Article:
ind defaults to the end of the vector. 0 inserts at the head of the vector. Values can be nil, with the caveat that the iter method will halt prematurely at these values if not wrapped in an enumeration.

param ind: in +/-[0..size] error: if ind not in valid range returns: true (fulfills general contract of collections.add)

`QueueVector:get(ind)`

Indicies are in +/-[1..size]. Negative indices count backward from the end of the queue: the -1'th element is the last element, the -2'th element is the second to last element, and the -size'th is the first element.

param ind: in +/-[1..size] default=1

error: if ind not in valid range

synonym: __call

`QueueVector:iter(start, stop)`

Example uses:

> q = QueueVector:make(1,2,3) > for e in q:iter() do print(e) end 1 2 3 > q:set(2,nil) > for ind,e in iter.enum(q:iter(),q:size()) do print(ind,e) end 11 1nil 22 > q:addAll{"a","b","c"}; q:set(2,2); print(q) [1, 2, 3, a, b, c] > q2 = QueueVector:make(q:iter(2,4)); print(q2) [2, 3, a]

`QueueVector:remove(ind)`

If ind is 1 or the size of the vector, this runs in constant time; otherwise the elements to the left of the removed element are shifted over to fill the hole created.

param ind: in +/-[1..size], default=1 error: if ind not in valid range returns: the removed element

`QueueVector:set(ind, val)`

param ind: in +/-[1..size] returns: the previous value stored at index ind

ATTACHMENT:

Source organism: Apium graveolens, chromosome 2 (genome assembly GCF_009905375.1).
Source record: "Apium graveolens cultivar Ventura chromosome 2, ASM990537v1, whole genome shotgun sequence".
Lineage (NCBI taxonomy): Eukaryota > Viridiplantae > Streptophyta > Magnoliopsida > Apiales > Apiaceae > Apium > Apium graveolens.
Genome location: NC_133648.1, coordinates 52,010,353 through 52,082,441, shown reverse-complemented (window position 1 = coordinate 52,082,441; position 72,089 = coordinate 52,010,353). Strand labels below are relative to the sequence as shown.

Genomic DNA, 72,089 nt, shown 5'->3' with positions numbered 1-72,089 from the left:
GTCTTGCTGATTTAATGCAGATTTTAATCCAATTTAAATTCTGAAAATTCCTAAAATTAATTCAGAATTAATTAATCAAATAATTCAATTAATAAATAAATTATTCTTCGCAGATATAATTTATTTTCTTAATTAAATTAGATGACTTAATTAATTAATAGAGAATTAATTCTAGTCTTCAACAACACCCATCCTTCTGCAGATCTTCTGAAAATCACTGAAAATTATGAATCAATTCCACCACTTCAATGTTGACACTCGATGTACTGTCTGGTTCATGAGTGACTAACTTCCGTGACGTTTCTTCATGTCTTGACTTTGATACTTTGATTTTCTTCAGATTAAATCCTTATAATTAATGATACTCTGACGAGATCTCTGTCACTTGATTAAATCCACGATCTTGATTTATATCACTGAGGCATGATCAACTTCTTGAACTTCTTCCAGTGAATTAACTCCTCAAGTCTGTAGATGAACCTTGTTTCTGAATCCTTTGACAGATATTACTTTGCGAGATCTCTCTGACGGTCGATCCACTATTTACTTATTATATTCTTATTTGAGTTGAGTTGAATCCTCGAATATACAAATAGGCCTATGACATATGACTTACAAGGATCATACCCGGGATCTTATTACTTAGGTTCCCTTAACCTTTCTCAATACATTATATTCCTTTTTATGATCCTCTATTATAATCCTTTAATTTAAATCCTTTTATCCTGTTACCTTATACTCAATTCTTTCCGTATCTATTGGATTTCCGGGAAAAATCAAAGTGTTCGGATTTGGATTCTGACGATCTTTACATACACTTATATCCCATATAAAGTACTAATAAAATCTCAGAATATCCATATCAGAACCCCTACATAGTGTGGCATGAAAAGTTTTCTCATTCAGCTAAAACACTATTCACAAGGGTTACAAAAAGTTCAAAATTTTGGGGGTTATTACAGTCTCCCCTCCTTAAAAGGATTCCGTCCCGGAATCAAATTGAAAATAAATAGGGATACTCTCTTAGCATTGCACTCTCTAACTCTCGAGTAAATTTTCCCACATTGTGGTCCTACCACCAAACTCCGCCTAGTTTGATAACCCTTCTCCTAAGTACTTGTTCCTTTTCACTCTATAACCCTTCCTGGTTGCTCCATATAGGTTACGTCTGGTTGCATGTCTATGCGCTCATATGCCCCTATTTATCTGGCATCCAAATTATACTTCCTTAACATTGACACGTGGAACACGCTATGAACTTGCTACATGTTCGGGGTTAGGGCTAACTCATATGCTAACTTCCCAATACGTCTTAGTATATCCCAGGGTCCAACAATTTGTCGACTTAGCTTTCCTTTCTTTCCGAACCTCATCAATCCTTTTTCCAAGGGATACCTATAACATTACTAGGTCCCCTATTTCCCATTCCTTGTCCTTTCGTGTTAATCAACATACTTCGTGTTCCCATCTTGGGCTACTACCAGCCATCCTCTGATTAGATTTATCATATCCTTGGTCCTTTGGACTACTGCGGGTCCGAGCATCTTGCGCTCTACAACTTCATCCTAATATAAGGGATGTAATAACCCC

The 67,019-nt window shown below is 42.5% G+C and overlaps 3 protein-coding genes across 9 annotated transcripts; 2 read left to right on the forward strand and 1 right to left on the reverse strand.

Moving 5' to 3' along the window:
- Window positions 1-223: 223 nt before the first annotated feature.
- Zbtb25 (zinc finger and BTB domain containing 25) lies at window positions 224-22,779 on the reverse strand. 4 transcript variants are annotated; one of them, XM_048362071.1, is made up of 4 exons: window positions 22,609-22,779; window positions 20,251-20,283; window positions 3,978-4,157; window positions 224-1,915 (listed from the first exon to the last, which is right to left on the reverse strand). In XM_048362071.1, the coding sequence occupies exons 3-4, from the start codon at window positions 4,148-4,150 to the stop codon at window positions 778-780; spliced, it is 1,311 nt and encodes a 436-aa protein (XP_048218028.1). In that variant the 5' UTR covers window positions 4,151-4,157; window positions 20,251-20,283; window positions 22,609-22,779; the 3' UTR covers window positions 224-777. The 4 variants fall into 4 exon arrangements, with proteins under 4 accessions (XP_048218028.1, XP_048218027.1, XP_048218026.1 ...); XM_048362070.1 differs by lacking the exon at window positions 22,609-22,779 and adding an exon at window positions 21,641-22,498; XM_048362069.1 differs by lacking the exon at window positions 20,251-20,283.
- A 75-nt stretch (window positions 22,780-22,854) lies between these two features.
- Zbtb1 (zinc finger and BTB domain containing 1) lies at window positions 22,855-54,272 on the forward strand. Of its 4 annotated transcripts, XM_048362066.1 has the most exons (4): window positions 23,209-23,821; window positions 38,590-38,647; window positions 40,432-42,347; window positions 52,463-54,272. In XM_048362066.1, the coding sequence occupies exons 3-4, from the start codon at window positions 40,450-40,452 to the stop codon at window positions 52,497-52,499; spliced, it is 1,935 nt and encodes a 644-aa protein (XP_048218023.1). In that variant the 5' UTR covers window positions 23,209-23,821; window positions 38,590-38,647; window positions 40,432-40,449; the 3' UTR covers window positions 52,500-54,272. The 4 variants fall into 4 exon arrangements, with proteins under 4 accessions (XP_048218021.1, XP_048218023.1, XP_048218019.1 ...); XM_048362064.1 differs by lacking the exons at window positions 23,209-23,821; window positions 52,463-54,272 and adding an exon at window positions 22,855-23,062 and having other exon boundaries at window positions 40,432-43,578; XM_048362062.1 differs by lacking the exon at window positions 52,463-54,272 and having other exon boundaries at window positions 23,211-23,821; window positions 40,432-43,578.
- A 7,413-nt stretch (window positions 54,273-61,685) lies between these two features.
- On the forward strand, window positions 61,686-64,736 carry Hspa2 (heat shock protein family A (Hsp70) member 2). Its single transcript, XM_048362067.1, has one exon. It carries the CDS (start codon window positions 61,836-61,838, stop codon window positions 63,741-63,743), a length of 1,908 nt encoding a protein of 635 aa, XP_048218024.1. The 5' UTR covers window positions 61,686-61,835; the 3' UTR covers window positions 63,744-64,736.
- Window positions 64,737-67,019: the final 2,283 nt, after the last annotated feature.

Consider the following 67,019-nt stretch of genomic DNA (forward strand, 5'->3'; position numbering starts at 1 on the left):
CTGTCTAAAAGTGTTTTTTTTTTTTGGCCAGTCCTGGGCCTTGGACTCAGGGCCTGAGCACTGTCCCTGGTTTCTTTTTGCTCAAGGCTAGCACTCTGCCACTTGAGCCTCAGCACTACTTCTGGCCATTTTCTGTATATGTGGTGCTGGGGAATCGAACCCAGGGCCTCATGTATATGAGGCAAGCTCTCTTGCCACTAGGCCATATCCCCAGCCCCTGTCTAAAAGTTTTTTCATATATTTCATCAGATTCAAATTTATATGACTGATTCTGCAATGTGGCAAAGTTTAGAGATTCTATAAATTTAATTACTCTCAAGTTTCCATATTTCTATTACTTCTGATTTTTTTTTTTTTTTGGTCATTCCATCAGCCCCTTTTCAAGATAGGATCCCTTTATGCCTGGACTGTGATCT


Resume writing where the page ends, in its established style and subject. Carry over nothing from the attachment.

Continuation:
`QueueVector:size()`

This is also the largest valid index for a call to get().

`QueueVector:test()`

`sequences.toString(sequence)`

This method is used for the __tostring metamethod of Vector, SkipVector, QueueVector, and LinkedList. Example:

> print(SkipVector:make(1,2,3,4,5)) [1, 2, 3, 4, 5]

`collections.addAll(collection, iterable)`

`collections.contains(collection, element)`

This involves iterating through the entire collection and takes expected linear time.

`collections.containsAll(collection, elements)`

`collections.containsAny(collection, iterable)`

`iter.enum(iterable [, size, stop, step])`

If iterable is an object with a size() method, or if size is explicitly specified, the iteration will halt after iterable:size() steps. Otherwise, the iteration halts as soon as iter(iterable) halts (this may be undesireable if the iteration is expected to contain nil values)

If 2 args are given the indices will range from 1 to arg[2]. If 3 args are given the second and third arguments are interpreted as a counting range for the enumeration; If a 4th argument is specified, args 2 and 3 specify the counting range, and arg 4 specifies the step increment.

Examples:

> for ind,v in vector("abcd"):enum() do print(ind,v) end 1 a 2 b 3 c 4 d > vec = vector("abc"); vec:add(nil) > for ind,v in vec:enum() do print(ind, v) end 1 a 2 b 3 c 4 nil

`sequences.first(sequence)`

`sequences.last(sequence)`

`sequences.removeAll(sequence, elements)`

`sequences.removeElement(sequence, element)`

`sequences.shuffle(sequence [,rng])`

rng can be any function which can takes two integer arguments a,b and returns a random integer in the range [a..b] (inclusive on both sides).

The algorithm runs in linear time and generates all permutations with equal probability, assuming the rng is perfectly uniform. It is implemented using an algorithm proposed by Knuth, see http://en.wikipedia.org/wiki/Shuffle#Shuffling_algorithms

`Sequence:sort([orderFn])`

If seq is a Vector or Tuple, no auxilliary table is created for the sort. If seq is any other collection, a copy of seq is created, sorted, and the results copied back to seq.

`sequences.swap(sequence, index1, index2)`